Focus Area: Cognitive and Computational Neuroscience

More than one million people in the U.S. are diagnosed annually with a chronic brain disease or disorder. In addition to the medical costs of diagnosis and treatment, the costs of long-term care for these children and adults are dramatic. Scientists at the Virginia Tech Carilion Research Institute address these national problems by advancing and applying neuro-technologies in efforts to understand how the brain develops, learns, makes choices, responds to disease and injury, and remains healthy during normal aging. By taking a transdisciplinary approach to the mechanisms of neurobiology and human cognition, VTCRI scientists strive to increase the world’s knowledge of the brain and accelerate therapeutic interventions for diseases such as addiction, ALS, Alzheimer’s, autism spectrum disorder, brain cancer, cerebral palsy, dementia, epilepsy, muscular dystrophy, post-traumatic stress disorder, spinal muscular atrophy, and traumatic brain injury.


Fundamental to solving the problem of addiction and other dysfunctional health behavior in both adolescents and adults is an understanding of how an individual continues to engage in a behavior despite recognizing that the behavior is both problematic and self-handicapping.

Under Dr. Warren Bickel’s direction, the Addiction Recovery Research Center of the Virginia Tech Carilion Research Institute seeks to answer this and related questions by examining decision-making processes that support dysfunctional behavior. Center researchers also seek novel therapeutic means to repair those dysfunctional processes. Projects include the translational assessment of dysfunctional decision-making among the addicted and using that knowledge to explore diverse interventions to treat the dysfunction and improve the decision-making. A central tenet of this research is that there are trans-disease processes that undergird the expression of a range of self-handicapping decisions and that successful treatments will be applicable across those diseases.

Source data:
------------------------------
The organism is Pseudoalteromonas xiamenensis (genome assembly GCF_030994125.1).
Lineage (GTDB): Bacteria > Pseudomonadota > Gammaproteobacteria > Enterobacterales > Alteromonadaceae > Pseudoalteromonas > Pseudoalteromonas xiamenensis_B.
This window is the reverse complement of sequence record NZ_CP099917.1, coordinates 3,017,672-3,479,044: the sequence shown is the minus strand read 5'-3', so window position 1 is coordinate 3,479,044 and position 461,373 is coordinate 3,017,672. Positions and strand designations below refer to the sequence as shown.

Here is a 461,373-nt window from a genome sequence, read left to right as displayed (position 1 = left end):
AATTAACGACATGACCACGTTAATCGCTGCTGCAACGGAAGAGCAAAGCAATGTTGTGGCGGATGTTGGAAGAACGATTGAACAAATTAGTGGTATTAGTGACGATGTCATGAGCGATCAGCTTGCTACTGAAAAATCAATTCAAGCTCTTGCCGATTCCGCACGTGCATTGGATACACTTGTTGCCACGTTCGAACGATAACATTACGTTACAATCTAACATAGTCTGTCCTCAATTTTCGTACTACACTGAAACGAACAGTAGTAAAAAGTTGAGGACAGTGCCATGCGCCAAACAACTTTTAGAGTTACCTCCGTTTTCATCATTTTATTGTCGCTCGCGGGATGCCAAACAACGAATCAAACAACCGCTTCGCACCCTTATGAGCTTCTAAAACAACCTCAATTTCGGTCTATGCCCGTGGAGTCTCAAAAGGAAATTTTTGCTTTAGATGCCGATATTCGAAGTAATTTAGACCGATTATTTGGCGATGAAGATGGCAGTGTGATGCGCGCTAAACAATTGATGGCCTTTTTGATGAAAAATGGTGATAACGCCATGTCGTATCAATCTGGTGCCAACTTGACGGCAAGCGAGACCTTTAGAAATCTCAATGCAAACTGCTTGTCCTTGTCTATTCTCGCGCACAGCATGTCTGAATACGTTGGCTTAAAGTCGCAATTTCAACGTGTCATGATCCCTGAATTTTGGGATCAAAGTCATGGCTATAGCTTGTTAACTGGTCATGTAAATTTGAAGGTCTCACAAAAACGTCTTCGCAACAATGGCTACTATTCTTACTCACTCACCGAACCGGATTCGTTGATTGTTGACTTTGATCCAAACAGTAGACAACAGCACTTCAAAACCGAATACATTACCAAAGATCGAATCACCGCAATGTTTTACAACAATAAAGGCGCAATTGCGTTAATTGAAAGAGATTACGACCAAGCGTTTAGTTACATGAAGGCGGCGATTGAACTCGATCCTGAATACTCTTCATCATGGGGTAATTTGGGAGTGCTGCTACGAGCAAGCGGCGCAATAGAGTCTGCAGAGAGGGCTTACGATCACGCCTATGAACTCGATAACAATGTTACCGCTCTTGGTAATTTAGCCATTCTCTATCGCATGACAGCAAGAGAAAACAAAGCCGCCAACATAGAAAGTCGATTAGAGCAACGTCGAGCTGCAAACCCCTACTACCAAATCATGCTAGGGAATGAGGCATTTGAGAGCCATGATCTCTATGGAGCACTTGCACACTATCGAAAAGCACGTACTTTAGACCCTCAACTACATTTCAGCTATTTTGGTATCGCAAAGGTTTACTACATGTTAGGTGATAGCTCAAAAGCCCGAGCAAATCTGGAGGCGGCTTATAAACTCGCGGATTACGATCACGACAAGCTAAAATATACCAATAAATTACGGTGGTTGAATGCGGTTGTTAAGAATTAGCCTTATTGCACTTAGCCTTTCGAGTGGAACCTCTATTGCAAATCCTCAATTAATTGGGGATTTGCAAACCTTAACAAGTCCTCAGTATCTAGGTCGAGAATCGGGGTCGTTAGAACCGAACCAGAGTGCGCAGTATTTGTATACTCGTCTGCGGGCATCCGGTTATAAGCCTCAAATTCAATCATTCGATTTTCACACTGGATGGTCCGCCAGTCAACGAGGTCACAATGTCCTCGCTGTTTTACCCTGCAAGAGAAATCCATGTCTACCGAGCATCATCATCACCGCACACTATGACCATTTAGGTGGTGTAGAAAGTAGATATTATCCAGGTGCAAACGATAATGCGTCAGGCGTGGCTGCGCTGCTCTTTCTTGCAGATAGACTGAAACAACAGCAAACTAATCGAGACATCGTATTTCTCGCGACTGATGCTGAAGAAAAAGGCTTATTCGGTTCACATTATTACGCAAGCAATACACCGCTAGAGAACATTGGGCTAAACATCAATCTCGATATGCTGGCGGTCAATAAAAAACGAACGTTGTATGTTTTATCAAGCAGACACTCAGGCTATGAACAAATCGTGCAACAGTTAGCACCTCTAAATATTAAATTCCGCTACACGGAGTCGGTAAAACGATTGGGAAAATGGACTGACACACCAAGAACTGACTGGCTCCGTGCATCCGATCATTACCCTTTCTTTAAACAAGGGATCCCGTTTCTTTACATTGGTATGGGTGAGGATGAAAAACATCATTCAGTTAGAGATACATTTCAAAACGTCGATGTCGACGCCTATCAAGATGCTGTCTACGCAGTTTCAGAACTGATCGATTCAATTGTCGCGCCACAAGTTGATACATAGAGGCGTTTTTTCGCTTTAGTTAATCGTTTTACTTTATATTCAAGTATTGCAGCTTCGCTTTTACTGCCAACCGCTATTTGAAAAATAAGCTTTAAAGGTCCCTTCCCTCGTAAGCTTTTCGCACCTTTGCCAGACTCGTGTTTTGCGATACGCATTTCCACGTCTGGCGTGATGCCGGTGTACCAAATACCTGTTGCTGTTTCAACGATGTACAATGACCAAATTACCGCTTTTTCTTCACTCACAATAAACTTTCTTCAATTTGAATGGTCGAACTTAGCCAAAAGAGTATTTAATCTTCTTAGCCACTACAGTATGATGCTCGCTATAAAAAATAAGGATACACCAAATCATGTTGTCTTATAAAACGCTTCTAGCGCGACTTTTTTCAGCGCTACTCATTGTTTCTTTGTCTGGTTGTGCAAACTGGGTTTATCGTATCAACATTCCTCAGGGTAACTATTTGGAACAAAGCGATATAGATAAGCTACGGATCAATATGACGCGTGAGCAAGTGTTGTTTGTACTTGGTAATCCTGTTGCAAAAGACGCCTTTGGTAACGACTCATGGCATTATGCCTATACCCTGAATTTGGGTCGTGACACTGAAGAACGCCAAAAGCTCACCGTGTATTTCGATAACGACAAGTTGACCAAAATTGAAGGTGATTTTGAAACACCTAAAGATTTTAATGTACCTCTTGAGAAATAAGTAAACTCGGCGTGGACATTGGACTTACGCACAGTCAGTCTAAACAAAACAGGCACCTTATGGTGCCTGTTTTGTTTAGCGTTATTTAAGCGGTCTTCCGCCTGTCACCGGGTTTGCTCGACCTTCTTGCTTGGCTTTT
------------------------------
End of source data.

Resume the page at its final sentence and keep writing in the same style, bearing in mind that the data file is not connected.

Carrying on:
To complement this research, in 2011, Dr. Bickel launched the National Quit & Recovery Registry, which seeks to understand how people succeed in overcoming addiction, whether to tobacco, alcohol, drugs, or harmful behaviors. The registry taps the insights and experiences of people who are in recovery from an addiction. Within a year of its launch, the registry proved so popular worldwide that Dr. Bickel renamed it the International Quit & Recovery Registry.


How is it that a depressed individual may value nothing at all, whereas an addict might value drug consumption at the expense of all else? What quantitative neurobehavioral measures of motivation, social function, and emotion may be useful for clinical assessment? And what makes some people especially vulnerable to peer pressure?

To address these and related questions, Dr. Pearl Chiu examines the neurobiology of human motivation and social decision-making. Her laboratory focuses on how such processes may be perturbed and rehabilitated in psychiatric populations.

The Chiu laboratory’s ongoing projects use multiple converging methods—such as behavior, self-report, clinical interviews, computational models, and functional magnetic resonance imaging—to identify neural circuitry involved in healthy decision-making; to specify how these pathways go awry in clinical populations marked by deficits in valuation and motivation, such as major depression, addiction, post-traumatic stress disorder, and autism; and to develop biologically informed interventions to remediate these functional deficits.


Cerebral palsy, the most common childhood disability, affects 8,000 to 10,000 children in the United States each year. For many years, the disorder was considered incurable and permanent, with only limited opportunities to teach children to live with their disabilities. Research over the past several decades has led to a new understanding, however, of the brain’s capacity for functional reorganization through focused, intensive training that taps into neuroplasticity processes intrinsic to the nerve cells of the brain throughout life, even after brain disease or injury.